• Transaction: “Observable behaviors of human beings interacting with their environment” (King, 1981, p. 147). “In the interactive process, two individuals mutually identify goals and the means to achieve them. When they agree to the means to implement the goals, they move toward transactions…. Transactions are defined as goal attainment” (King, 1981, p. 61).
Social systems are composed of large groups with common interests or goals. A social system is defined as “an organized boundary system of social roles, behaviors, and practices developed to maintain values and the mechanisms to regulate the practice and rules” (King, 1981, p. 115). Examples of social systems include health care settings, workplaces, educational institutions, religious organizations, and families (King, 1981). Interactions with social systems influence individuals throughout the life span. Concepts that are useful to understand interactions within social systems and between social and personal systems are defined as follows:
• Authority: “Transactional process characterized by active, reciprocal relations in which members’ values, backgrounds, and perceptions playa role in defining, validating, and accepting the [directions] of individuals within an organization” (King, 1981, p. 124).
• Decision making: “Dynamic and systematic process by which a goal-directed choice of perceived alternatives is made, and acted upon, by individuals or groups to answer a question and attain a goal” (King, 1981, p. 132).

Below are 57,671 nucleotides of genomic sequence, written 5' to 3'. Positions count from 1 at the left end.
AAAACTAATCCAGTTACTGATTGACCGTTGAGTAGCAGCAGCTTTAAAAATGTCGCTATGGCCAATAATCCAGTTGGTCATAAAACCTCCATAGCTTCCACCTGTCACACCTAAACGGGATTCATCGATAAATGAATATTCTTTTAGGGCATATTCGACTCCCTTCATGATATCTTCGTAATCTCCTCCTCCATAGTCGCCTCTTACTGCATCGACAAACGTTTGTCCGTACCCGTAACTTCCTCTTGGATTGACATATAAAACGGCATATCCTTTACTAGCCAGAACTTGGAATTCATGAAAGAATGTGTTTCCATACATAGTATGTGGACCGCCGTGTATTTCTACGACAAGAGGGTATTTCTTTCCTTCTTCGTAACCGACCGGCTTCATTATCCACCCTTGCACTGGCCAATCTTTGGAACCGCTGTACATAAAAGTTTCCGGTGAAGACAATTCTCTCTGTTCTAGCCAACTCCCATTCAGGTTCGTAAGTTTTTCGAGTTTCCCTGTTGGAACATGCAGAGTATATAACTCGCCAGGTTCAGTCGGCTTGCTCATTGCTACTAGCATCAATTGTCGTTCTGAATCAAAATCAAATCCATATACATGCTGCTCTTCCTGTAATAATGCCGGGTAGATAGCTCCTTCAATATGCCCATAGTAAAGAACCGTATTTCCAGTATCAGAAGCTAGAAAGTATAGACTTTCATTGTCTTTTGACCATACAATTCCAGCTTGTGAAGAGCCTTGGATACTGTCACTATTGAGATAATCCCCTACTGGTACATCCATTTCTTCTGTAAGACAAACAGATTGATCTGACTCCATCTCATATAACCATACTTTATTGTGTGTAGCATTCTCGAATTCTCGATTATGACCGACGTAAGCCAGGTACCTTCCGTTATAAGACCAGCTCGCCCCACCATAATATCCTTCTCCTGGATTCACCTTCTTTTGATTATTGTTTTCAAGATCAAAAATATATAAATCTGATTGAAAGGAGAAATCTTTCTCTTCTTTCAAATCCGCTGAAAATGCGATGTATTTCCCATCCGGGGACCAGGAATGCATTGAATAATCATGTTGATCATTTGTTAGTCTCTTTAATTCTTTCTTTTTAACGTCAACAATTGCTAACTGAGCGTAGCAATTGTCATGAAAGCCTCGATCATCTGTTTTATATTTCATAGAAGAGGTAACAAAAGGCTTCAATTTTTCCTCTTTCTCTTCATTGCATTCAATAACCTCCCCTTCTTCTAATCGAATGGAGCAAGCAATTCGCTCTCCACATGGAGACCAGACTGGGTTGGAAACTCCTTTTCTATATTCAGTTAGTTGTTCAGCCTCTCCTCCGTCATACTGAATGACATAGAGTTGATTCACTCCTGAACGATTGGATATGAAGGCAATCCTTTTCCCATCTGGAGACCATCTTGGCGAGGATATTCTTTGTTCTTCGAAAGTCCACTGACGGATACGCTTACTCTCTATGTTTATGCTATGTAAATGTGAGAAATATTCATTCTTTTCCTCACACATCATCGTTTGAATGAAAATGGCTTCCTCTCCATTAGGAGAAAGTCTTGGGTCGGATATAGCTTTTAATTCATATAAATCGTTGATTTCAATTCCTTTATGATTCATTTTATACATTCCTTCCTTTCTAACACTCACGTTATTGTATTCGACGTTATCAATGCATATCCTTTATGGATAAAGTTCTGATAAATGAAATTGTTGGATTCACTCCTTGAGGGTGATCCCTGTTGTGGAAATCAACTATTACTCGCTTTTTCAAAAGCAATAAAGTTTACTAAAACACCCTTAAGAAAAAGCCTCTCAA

King’s conceptual system provides both structure and function for nursing. Clearly stated assumptions about persons, environment, health, nursing, and systems provide a conceptual orientation of holism and dynamic interaction, specify health as the goal of nursing, and actively include the patient (individual, family, or community) in decisions about setting goals and the behavior necessary to achieve health goals.
Theory of Goal Attainment
The Theory of Goal Attainment addresses nursing as a process of human interaction. Indeed, King (1981) stated that the Theory of Goal Attainment is a normative theory; that is, it should set the standard of practice for all nurse-patient interactions. King (1997) recalled finding an index card on which she had written the following 15 years previously: “King’s law of nurse-patient interaction: Nurses and patients in mutual presence, interacting purposefully, make transactions in nursing situations based on each individual’s perceptions, purposeful communication, and valued goals” (p. 184).